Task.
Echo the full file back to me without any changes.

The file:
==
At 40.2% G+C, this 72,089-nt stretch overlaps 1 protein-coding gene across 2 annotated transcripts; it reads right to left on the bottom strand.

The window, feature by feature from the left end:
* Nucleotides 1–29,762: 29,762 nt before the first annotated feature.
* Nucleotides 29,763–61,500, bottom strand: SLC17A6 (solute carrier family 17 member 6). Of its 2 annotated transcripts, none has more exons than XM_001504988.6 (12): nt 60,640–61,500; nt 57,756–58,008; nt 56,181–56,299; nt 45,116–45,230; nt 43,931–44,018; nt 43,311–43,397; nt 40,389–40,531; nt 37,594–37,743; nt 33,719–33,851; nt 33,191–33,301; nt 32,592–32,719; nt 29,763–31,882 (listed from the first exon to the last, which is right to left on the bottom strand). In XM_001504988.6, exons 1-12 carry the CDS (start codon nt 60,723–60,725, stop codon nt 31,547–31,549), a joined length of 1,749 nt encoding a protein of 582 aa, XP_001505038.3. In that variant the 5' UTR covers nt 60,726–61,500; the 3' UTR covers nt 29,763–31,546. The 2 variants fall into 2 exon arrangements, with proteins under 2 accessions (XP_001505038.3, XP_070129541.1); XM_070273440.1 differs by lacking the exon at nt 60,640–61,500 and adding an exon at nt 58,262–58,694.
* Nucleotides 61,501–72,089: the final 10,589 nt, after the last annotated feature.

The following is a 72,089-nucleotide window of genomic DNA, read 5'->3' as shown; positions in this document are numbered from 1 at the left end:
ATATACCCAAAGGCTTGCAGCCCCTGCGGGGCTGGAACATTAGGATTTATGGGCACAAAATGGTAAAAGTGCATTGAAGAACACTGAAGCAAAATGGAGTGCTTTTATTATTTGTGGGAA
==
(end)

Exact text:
At 40.2% G+C, this 72,089-nt stretch overlaps 1 protein-coding gene across 2 annotated transcripts; it reads right to left on the bottom strand.

The window, feature by feature from the left end:
* Nucleotides 1–29,762: 29,762 nt before the first annotated feature.
* Nucleotides 29,763–61,500, bottom strand: SLC17A6 (solute carrier family 17 member 6). Of its 2 annotated transcripts, none has more exons than XM_001504988.6 (12): nt 60,640–61,500; nt 57,756–58,008; nt 56,181–56,299; nt 45,116–45,230; nt 43,931–44,018; nt 43,311–43,397; nt 40,389–40,531; nt 37,594–37,743; nt 33,719–33,851; nt 33,191–33,301; nt 32,592–32,719; nt 29,763–31,882 (listed from the first exon to the last, which is right to left on the bottom strand). In XM_001504988.6, exons 1-12 carry the CDS (start codon nt 60,723–60,725, stop codon nt 31,547–31,549), a joined length of 1,749 nt encoding a protein of 582 aa, XP_001505038.3. In that variant the 5' UTR covers nt 60,726–61,500; the 3' UTR covers nt 29,763–31,546. The 2 variants fall into 2 exon arrangements, with proteins under 2 accessions (XP_001505038.3, XP_070129541.1); XM_070273440.1 differs by lacking the exon at nt 60,640–61,500 and adding an exon at nt 58,262–58,694.
* Nucleotides 61,501–72,089: the final 10,589 nt, after the last annotated feature.

The following is a 72,089-nucleotide window of genomic DNA, read 5'->3' as shown; positions in this document are numbered from 1 at the left end:
ATATACCCAAAGGCTTGCAGCCCCTGCGGGGCTGGAACATTAGGATTTATGGGCACAAAATGGTAAAAGTGCATTGAAGAACACTGAAGCAAAATGGAGTGCTTTTATTATTTGTGGGAA